The city Department of Education announced Tuesday that it will significantly expedite the removal of polychlorinated biphenyls, or PCBs, from city schools from the original 10-year deadline to three and a half years from now — a total of five years from the project’s 2011 start date.
The announcement came as a result of a settlement between the city and the activist organization New York Communities for Change, which sued the city last fall to move up the project after PCBs were found leaking from lighting ballasts in dozens of city schools, including IS 204 in Long Island City.
The colorless, odorless liquid is used mainly in lighting ballasts in buildings built between 1950 and 1978, when the Environmental Protection Agency banned the substance. It has been linked to cancer and diseases of the nervous system.
The DOE said it was able to reduce the schedule by focusing the program exclusively on replacing light fixtures and looking for different processes to contract bids in order to speed them up. All outstanding work will be completed by 2016, instead of 2021 as originally proposed. The department says there are still 645 schools left in the city that need remediation.
Parent groups and officials criticized the city’s deadline of 2021 when the PCB problem in a number of city schools was uncovered last September. In Staten Island, PCBs from a light ballast leaked onto one student during the first week of the school year. The discovery of the chemical at IS 204 prompted a press conference featuring parents, teachers and members of New York Communities for Change, who announced the lawsuit against the city that day. The New York Times reported the EPA has identified 48 cases of PCBs leaking from light ballasts in city schools this year.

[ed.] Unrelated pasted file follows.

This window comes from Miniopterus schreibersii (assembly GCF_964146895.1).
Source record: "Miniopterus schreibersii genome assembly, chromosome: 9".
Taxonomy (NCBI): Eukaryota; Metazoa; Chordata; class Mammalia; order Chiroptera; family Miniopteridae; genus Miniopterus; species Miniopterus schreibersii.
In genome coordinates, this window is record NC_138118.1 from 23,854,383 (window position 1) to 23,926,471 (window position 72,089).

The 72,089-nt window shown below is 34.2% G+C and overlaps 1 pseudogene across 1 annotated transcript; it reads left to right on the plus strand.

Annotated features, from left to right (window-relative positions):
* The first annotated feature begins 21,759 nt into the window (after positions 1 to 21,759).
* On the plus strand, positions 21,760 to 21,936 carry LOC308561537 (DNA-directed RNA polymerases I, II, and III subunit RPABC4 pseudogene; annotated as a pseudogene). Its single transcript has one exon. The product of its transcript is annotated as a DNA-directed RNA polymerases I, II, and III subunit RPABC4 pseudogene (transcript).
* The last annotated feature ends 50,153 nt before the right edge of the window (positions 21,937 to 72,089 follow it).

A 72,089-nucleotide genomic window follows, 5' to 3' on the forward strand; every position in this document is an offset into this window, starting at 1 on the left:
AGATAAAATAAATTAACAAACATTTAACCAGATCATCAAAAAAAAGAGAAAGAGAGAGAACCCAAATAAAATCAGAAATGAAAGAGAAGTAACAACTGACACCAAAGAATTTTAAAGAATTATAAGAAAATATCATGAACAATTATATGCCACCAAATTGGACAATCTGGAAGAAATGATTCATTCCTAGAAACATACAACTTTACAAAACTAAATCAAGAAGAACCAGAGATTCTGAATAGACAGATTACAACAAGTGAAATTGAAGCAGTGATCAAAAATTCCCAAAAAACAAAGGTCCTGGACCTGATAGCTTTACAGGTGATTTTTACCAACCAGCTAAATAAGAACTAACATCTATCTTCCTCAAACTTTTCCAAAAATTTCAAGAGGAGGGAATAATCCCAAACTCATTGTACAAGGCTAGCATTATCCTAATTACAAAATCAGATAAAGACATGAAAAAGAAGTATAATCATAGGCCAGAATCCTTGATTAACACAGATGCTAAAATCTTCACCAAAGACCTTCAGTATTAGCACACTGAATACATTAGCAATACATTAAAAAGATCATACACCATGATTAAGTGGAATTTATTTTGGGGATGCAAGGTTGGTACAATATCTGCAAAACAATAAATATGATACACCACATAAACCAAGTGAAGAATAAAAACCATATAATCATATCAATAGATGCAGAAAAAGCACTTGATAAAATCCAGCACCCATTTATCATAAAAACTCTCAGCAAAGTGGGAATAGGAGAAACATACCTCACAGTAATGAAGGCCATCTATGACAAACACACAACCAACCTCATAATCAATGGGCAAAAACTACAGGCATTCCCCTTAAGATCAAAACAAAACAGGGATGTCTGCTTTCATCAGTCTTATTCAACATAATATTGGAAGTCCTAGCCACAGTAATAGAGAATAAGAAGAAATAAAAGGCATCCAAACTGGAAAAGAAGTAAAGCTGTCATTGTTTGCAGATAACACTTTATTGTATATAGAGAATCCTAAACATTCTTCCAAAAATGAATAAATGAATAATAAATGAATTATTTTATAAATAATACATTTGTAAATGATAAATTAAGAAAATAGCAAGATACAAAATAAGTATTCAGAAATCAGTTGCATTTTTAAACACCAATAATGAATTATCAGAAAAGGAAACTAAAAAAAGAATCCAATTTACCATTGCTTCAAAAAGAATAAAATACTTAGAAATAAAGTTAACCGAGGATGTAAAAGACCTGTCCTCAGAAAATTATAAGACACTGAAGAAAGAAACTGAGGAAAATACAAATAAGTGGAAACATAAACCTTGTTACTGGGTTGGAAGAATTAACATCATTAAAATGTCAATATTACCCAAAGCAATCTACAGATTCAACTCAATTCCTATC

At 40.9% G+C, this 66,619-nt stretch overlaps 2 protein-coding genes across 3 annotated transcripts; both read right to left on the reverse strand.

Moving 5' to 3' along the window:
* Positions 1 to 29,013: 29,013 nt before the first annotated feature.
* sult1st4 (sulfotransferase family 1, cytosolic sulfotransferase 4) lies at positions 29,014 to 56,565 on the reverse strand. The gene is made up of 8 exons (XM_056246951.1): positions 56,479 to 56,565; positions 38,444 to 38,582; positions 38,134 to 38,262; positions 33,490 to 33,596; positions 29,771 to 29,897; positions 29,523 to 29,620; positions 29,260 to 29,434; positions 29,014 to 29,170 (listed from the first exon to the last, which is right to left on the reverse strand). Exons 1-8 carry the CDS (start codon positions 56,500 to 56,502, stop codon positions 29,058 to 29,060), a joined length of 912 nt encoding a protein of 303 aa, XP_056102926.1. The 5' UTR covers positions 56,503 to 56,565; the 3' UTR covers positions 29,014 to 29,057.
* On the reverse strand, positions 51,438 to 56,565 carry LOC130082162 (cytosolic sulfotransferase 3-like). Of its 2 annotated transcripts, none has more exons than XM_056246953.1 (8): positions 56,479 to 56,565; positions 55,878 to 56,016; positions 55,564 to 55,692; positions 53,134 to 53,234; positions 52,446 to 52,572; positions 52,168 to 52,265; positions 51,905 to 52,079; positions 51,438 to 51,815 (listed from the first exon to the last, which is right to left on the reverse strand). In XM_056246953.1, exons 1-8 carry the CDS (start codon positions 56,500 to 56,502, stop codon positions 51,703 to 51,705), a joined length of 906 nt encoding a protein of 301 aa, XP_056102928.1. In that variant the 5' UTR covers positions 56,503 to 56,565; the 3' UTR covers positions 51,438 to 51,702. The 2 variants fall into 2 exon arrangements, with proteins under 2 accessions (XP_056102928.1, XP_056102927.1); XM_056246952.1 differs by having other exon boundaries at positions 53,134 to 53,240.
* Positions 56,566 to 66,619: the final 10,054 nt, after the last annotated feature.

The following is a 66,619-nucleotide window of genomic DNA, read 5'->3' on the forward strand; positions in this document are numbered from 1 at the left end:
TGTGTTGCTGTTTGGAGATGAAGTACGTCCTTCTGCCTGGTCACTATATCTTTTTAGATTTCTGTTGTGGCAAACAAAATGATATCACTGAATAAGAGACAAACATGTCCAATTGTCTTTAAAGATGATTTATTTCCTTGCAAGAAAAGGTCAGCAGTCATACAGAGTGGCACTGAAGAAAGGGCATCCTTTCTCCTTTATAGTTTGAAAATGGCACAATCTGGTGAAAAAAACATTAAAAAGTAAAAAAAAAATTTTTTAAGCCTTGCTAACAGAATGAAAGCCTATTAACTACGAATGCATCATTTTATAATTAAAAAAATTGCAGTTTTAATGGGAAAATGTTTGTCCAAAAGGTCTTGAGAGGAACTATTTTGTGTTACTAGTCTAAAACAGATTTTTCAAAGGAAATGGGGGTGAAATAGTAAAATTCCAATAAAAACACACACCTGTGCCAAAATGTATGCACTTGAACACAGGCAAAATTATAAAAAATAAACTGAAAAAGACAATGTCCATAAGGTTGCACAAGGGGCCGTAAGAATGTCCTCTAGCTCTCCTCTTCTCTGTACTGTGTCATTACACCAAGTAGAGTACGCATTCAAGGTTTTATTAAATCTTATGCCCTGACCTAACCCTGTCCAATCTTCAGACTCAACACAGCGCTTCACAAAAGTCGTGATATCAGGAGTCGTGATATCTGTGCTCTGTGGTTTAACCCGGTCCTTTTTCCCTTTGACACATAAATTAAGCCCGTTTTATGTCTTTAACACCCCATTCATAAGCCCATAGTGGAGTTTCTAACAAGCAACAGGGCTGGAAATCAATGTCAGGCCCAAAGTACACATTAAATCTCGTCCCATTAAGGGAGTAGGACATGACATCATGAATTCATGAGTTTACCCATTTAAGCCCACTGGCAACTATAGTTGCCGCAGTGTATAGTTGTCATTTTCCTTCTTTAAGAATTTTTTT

“Since the beginning of this proposed plan, I have always said that we would reassess the timeline once we had a better understanding of the work,” said Schools Chancellor Dennis Walcott.“We will continue to listen to parents’ concerns and do as much as we can to build the best possible school environment for our students.We will also continue to dedicate enormous resources to this challenging project.By the end of this summer, we expect to have replaced light fixtures inover200 schools and buildings.”
Councilman James Gennaro (D-Fresh Meadows), chairman of the Council’s Committee on Environmental Protection, also applauded the agreement.
“This expedited timeline for the removal of harmful PCBs from lighting fixtures in hundreds of school buildings is a common-sense agreement that puts this city’s schoolchildren first,” he said.
Dmytro Fedkowskyj, the Queens representative on the Panel for Educational Policy, the policy-making arm of the DOE, said it is unfortunate a lawsuit was needed to force the city’s hand.
“I’m glad this is being addressed sooner than later because dormant conditions are accidents waiting to happen,” he said. “It’s too bad it had to come to a lawsuit to correct an existing and potentially dangerous condition.”